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The Structural Engineer

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The Structural Engineer

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The Structural Engineer

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The Structural Engineer

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The Structural Engineer

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The Structural Engineer

The purpose of this paper is to record our approach to the design of glass structures and to provide a discussion forum for engineers who are interested in the subject. Over the last 20 years architects have been interested in the potential of glass as a primary structural element and as members of the design team structural engineers have been encouraged to take responsibility for ensuring that the solutions proposed are safe and practical. Currently national standards are available in draft form and it is anticipated that these standards will become available in the near future. However until the standards have been published structural engineers will need to rely on assessing the information that is available in various texts and trade literature and on their own experience. In this article we will outline the history of our approach to the design of trafficable glass surfaces, stair treads and floor plates, and in the process share the information we have gathered and the ideas that we have developed which although lacking the comfort of a codified approach have in general resulted in practical and safe solutions. Tim Macfarlane, BSc, CEng, HonFRIBA, FRSA, MIStructE, FConsE Dewhurst Macfarlane and Partners

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Author – Macfarlane, Tim

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The Structural Engineer

The existing methods of ground slab analysis either provide designs which are too conservative or have other inadequacies. The two main inadequacies are that frequently they do not show good agreement with test results and they do not provide a rational basis for determining the radius of circumferential cracking around a localised load. It is suggested that the reason for these shortcomings is the absence of membrane action consideration in those methods. Membrane action needs restraint from surroundings which small slabs do not provide and therefore has not warranted much attention. It is only now worthwhile considering membrane action owing to the growing use of large area, jointfree, slab construction processes. Recent research is described in this paper showing the effect of the stiffness and the strength of the slab areas surrounding a mechanism resulting from a local overload on a ground slab. Research which was intended to identify rationally the value of the self-selecting radius of a rigid-plastic yielding mechanism revealed that a migrating system operates with a moving hinge shifting the mechanism radius during failure. The result, which needs further experimental work and adaptation for design use, promises to provide more economic designs through its consideration of membrane action and also a more faithful analysis of the mechanics. John Eyre, BA, BSc, PhD, RIBA Department of Civil & Environmental Engineering, UCL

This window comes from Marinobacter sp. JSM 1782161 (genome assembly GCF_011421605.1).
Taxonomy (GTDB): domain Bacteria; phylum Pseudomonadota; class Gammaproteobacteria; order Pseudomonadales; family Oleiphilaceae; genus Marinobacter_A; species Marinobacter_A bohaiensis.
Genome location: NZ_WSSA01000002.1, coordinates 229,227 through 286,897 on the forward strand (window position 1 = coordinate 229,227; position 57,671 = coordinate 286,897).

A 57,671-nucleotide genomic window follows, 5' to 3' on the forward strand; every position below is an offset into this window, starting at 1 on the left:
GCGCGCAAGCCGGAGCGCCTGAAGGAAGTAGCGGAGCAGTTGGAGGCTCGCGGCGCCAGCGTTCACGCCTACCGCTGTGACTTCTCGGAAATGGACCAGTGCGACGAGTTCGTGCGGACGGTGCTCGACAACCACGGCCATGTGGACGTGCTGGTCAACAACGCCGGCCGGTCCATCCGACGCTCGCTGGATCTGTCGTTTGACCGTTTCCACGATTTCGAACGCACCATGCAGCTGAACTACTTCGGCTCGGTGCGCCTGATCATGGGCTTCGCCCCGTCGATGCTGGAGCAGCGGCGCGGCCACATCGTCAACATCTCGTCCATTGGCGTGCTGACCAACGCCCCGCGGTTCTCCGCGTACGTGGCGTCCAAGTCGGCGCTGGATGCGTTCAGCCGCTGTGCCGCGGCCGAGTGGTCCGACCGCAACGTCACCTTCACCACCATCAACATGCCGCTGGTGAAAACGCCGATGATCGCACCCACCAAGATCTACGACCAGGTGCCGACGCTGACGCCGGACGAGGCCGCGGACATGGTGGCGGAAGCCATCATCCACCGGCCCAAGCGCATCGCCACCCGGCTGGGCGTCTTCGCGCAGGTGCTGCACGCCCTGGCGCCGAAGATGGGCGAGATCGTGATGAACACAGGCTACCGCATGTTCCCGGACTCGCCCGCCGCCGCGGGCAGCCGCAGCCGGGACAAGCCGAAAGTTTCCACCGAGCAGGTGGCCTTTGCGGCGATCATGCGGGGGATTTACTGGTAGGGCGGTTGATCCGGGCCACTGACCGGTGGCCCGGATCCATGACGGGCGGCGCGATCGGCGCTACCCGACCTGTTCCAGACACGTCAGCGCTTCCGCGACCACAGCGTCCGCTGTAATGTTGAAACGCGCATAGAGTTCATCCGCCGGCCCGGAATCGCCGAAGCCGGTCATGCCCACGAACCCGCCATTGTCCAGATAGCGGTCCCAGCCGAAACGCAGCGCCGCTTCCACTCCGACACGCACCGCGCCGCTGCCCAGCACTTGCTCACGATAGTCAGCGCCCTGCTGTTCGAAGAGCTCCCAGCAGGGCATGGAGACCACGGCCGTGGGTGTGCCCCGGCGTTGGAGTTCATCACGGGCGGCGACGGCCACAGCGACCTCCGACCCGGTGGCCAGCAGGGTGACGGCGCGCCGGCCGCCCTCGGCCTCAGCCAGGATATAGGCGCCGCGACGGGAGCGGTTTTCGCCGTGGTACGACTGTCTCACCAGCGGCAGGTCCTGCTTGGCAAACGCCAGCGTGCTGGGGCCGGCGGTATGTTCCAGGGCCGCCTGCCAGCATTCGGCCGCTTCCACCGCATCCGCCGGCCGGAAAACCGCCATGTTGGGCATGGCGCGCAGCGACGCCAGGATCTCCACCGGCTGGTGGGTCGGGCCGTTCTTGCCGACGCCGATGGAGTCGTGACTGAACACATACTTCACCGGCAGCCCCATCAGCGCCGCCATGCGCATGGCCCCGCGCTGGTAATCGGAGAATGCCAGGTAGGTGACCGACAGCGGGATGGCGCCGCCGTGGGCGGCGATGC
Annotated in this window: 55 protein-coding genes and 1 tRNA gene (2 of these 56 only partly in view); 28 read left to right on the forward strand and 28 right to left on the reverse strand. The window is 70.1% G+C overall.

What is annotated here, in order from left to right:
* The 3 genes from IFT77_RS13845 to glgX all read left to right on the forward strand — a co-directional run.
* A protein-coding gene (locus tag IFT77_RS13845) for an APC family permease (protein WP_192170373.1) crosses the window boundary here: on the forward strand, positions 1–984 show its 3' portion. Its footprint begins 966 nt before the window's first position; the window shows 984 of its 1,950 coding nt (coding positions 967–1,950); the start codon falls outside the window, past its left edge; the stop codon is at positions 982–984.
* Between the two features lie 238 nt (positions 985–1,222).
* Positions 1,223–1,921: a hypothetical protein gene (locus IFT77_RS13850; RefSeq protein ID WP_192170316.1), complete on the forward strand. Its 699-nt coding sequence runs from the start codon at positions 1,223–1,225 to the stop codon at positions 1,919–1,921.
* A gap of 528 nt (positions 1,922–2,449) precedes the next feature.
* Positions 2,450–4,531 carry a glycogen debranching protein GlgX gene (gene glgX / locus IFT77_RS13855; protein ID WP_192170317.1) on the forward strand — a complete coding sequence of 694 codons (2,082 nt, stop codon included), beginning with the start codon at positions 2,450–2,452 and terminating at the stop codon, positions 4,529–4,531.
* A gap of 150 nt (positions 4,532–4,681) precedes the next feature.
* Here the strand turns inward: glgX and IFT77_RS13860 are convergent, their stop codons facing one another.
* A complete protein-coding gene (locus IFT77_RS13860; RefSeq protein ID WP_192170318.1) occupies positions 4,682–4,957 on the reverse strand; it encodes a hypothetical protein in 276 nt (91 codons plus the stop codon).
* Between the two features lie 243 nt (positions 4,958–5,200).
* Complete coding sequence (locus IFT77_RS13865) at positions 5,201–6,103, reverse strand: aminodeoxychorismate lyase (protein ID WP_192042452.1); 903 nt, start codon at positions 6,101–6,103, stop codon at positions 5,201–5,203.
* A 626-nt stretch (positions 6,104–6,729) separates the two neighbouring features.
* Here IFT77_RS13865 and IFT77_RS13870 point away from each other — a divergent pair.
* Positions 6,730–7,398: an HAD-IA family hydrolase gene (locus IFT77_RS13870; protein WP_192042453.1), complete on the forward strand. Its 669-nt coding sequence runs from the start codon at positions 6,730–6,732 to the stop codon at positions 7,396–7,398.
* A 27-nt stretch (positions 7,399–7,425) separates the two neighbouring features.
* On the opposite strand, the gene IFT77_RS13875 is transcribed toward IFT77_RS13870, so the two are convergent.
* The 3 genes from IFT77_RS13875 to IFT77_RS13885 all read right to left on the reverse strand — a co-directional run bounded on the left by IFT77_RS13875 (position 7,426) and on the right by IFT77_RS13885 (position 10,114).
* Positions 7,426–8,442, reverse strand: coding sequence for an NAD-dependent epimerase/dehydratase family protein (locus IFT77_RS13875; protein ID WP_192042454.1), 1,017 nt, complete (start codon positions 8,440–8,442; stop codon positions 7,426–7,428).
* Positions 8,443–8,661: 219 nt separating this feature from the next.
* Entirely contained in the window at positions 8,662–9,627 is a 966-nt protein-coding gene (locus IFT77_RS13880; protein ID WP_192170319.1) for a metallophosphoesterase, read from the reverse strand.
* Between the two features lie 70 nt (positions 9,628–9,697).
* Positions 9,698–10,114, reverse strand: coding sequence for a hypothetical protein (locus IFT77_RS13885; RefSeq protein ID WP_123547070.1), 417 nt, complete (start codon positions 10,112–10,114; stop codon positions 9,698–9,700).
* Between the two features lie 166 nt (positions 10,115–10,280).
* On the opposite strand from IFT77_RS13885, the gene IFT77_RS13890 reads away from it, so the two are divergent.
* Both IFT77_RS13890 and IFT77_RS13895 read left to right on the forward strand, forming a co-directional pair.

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The Structural Engineer

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The Structural Engineer

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The Structural Engineer

Wembley Arena forms a key part of a massive regeneration of the area surrounding the new Wembley Stadium. This paper gives a brief history of the former Empire Pool, a state of the art reinforced concrete structure when built in 1934, explains its context in relation to the new Wembley Stadium development, and describes how many structural challenges were overcome to enable the major redevelopment of an important listed building. Cliff Buckton, MSc, DIC, CEng, FIStructE, MICE Regional director, property, Halcrow Yolles Kevin Reeder, BEng, CEng, MIStructE Principal engineer, building structures, Halcrow Yolles

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The Structural Engineer

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